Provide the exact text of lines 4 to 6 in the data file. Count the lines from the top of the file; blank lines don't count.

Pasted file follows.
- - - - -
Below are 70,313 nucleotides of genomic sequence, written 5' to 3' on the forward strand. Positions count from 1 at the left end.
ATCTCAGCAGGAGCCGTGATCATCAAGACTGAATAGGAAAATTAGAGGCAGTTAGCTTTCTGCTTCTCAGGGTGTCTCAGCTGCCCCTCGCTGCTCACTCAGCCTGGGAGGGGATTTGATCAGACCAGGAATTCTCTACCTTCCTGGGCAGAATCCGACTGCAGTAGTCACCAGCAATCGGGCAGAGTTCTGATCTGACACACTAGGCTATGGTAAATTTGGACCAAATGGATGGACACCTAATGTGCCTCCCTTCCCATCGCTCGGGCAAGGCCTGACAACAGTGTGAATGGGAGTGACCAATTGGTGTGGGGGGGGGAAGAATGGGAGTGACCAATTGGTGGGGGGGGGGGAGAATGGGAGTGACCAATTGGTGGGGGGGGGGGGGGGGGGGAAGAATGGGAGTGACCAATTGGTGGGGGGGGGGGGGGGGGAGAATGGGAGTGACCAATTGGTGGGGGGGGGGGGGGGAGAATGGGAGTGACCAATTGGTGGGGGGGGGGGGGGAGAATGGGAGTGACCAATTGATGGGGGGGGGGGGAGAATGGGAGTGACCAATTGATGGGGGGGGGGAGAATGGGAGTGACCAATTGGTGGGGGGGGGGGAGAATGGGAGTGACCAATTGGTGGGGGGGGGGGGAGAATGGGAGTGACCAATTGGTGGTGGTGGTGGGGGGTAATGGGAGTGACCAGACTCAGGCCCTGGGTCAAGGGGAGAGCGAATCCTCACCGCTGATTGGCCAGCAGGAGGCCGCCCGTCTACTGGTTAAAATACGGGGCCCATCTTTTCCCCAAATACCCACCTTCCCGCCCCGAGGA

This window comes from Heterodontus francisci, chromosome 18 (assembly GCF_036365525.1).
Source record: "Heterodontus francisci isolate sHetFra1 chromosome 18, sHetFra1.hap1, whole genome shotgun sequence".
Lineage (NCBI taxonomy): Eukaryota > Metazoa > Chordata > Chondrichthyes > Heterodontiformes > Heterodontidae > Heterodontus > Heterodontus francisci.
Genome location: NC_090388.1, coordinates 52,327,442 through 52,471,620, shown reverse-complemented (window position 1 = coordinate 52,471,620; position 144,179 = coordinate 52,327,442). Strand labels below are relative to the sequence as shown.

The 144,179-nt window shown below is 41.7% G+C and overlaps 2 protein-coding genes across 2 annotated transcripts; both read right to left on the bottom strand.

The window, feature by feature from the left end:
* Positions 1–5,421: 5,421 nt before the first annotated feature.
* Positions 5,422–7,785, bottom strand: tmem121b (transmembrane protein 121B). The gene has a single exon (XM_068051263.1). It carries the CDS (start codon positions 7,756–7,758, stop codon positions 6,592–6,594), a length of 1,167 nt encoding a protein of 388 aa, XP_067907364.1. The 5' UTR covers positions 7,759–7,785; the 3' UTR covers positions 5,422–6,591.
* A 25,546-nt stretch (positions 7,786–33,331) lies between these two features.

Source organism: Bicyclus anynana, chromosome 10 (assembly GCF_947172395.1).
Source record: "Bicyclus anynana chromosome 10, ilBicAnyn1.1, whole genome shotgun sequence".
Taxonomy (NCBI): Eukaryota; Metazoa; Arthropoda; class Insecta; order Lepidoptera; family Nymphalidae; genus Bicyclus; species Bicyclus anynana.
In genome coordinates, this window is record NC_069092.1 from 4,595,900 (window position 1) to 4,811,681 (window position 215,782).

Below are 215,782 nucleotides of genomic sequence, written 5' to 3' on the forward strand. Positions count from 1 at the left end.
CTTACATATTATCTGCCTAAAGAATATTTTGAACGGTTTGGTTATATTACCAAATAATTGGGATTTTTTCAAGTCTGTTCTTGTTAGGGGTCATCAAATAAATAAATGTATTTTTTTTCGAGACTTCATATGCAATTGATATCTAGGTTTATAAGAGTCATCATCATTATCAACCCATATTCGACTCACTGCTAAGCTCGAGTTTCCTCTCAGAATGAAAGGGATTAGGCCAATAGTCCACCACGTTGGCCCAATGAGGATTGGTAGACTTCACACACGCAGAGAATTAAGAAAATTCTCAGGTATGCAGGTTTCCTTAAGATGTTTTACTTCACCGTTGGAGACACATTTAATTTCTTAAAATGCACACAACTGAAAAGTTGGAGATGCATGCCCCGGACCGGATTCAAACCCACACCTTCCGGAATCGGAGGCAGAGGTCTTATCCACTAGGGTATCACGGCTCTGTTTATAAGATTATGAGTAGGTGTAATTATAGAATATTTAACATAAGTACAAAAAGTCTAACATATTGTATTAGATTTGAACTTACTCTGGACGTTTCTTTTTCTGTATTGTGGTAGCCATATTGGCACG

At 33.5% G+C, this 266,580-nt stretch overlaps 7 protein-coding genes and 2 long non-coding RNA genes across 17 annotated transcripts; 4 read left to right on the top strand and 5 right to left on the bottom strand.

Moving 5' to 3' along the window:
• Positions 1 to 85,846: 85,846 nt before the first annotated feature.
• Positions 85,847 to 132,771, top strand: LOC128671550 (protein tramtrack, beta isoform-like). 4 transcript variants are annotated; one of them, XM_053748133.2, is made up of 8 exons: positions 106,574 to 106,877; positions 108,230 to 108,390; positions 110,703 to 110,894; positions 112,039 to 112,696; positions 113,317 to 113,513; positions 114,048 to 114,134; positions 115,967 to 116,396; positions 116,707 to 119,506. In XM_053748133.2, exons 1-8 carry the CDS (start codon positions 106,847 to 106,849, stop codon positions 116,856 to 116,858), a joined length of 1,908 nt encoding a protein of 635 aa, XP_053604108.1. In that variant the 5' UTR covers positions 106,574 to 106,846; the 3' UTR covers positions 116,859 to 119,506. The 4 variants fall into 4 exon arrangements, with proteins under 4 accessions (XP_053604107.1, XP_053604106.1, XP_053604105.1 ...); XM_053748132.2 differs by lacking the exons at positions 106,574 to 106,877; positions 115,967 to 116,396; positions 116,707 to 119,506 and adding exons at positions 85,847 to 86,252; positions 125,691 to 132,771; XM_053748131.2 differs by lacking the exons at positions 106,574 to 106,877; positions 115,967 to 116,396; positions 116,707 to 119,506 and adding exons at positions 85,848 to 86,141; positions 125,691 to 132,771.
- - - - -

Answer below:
Source record: "Heterodontus francisci isolate sHetFra1 chromosome 18, sHetFra1.hap1, whole genome shotgun sequence".
Lineage (NCBI taxonomy): Eukaryota > Metazoa > Chordata > Chondrichthyes > Heterodontiformes > Heterodontidae > Heterodontus > Heterodontus francisci.
Genome location: NC_090388.1, coordinates 52,327,442 through 52,471,620, shown reverse-complemented (window position 1 = coordinate 52,471,620; position 144,179 = coordinate 52,327,442). Strand labels below are relative to the sequence as shown.